M14 rifles and an M20 anti-tank weapon being used by US soldiers in Berlin. Month unknown, but no earlier than September 1961. Image source:

This controversy was perhaps fomented by Allied troops being present with new 7.62mm NATO rifles:

Original text: "Germany / GDR, West-Berlin, Tiergarten. British allied soldier in front of the soviet monument. September 1961 Germany / GDR, West-Berlin, Tiergarten. British allied soldier in front of the soviet monument. September 1961". The soldier is using the new L1A1 rifle, first adopted by the British Army in 1954. Image source:
Original text: "Aug. 08, 1961 - British troops stand on guard before Soviet war memorial in West Berlin." Note the L1A1 rifles. Image source:
Original text: "A British soldier standing guard in West Berlin, as the East Germans added further restrictions on the crossing of the East-West border in 1961 in Berlin, Germany." He carries an L1A1 rifle. Image source:

However, it wasn’t just US troops who stood off with World War II era weapons. Many of the East German border guards and troops carried antiquated WWII-era submachine guns and rifles, or early post-war carbines, as the menacing select-fire AK assault rifle had not yet shown up in quantity:

German troops stand guard at the East-West Berlin border, 1961. They are armed mostly with PPSh-41 submachine guns, but at least two have the much newer AKS-47 assault rifles. The modernized AKM rifle was just seeing initial issue with Russian troops, and had not yet been procured by the Nationale Volksarmee. Image source:
Original text: "14 August 1961, Erection of the Berlin Wall. GDR borderguards and members of a Combat Group of the Working Class at the border of the Berlin sector." The rifleman in the distinctive East German helmet is carrying an SKS carbine, while the two Combat Group members are carrying antiquated Kar.98k rifles. Image source:
The famous photo of Conrad Schumann defecting to the West. Caught in mid jump, he carries a cigarette in his left hand, and a nearly 20-year-old PPSh-41 in the other. Image source:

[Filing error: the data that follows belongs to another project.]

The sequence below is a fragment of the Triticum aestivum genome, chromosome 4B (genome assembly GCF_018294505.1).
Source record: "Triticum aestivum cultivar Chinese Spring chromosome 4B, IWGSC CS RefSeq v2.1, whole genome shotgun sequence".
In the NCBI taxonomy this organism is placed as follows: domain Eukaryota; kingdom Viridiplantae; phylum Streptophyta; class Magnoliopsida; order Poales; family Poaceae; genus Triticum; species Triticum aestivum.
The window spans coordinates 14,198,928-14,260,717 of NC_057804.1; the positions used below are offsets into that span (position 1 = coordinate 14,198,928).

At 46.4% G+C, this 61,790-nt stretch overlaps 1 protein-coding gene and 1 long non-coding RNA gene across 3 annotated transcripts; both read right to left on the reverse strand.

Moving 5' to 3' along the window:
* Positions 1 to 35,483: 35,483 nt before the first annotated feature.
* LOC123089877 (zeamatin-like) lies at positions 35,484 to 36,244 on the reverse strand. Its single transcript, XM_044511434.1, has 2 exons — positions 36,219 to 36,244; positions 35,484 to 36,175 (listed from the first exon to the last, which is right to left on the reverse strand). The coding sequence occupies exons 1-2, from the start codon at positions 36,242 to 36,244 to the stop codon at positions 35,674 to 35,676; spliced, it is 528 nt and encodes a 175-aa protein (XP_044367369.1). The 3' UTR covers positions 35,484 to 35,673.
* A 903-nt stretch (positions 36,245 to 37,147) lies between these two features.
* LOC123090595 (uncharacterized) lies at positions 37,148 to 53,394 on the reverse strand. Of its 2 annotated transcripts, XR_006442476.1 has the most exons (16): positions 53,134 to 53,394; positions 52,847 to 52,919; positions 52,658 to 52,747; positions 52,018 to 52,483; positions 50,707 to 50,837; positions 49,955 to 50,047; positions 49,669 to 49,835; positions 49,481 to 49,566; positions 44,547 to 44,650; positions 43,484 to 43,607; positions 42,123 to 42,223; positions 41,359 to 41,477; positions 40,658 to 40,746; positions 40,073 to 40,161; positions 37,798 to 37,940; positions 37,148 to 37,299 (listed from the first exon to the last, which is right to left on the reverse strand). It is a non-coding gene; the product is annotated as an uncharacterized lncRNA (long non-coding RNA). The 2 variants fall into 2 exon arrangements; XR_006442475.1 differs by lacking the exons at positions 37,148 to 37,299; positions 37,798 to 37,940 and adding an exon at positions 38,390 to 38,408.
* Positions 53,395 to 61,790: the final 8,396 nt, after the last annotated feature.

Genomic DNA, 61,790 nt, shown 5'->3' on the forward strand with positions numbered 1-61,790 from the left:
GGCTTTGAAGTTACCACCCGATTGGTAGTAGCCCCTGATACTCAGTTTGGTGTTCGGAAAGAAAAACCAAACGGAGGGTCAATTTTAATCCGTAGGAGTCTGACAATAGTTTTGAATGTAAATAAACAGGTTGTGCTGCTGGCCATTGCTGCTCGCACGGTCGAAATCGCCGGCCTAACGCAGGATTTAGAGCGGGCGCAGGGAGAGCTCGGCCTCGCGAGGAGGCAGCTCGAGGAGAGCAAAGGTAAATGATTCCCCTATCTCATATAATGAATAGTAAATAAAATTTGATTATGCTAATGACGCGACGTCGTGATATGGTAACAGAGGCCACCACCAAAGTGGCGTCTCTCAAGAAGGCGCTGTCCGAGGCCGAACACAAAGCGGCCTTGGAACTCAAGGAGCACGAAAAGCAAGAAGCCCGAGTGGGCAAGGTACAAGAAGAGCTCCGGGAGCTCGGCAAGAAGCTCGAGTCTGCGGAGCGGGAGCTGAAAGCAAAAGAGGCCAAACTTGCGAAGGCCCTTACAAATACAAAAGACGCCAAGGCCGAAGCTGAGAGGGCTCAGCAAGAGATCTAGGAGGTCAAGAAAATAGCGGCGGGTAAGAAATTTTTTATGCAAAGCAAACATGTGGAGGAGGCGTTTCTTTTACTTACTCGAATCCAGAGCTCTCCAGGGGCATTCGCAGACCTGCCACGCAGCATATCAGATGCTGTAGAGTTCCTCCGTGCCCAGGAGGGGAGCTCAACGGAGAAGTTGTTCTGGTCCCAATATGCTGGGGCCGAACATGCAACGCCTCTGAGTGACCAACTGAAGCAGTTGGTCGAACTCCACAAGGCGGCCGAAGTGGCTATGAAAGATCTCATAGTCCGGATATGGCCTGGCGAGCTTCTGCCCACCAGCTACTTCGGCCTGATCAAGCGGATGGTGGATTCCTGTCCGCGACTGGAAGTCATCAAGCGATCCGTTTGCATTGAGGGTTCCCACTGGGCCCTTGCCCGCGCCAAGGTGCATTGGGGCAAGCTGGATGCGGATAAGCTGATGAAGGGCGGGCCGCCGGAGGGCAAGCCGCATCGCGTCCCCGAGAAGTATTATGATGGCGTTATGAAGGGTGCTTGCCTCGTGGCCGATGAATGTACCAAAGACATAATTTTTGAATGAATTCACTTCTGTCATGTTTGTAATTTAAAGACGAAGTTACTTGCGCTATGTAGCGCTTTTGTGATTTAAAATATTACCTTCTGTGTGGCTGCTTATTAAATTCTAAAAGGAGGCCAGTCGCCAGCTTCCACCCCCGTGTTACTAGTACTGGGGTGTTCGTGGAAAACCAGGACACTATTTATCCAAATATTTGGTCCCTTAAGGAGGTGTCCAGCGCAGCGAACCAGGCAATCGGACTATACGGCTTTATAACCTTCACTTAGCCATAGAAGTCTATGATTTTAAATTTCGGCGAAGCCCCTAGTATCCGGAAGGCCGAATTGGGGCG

The Berlin Crisis of 1961 and the initial absence of the M14 rifle would herald the end of the M14 program. Two years later, Robert McNamara would enact the immediate cessation of M14 rifle production, the temporary procurement of the M16 rifle, and the SPIW program, which was to take three years. Despite McNamara’s opinion that the M16 was an off-the-shelf and temporary solution to the US rifle procurement problem, it proved to be neither. The troubles experienced by the M16 rifles and their users in Vietnam, which were caused by poor ammunition specifications, tainted powder, a lack of chrome-lining of the barrel to resist tropical conditions, and the lack of weapon-specific training and cleaning kits, have since come to overshadow those problems that dogged the M14 rifle program. Paradoxically, the M16 family of weapons proved to be far from a temporary fixture of US Army procurement, and new M4A1 Carbines – the M16’s short-barreled, modular descendant – continue to be procured for the US Armed Forces.

Nathaniel F
Nathaniel F

Nathaniel is a history enthusiast and firearms hobbyist whose primary interest lies in military small arms technological developments beginning with the smokeless powder era. He can be reached via email at

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  • Jeffrey Burkett Jeffrey Burkett on May 28, 2015

    Ahh Berlin. A great city. My oldest was born in the Army Hospital. If you like History Alex look up a book called Secret Warriors: Inside the Covert Military Operations of the Reagan Era [Steven Emerson] There is a LOT of interesting stuff about the US Mission relating to the Tripartite Pack and the US activities out of Postdam. It can be hard to find but will worth it.

  • Ghost Ghost on May 31, 2015

    We were issued M-14s when we got to Okinawa in the 60s. We constantly complained to the Sgt. about the weight, the ungainliness, how heavy the ammo was, the stock was forever warping in the humidity, having to clean the darn thing, jumping with it was so uncomfortable, it was not suited for jungle warfare etc. Yeah, right.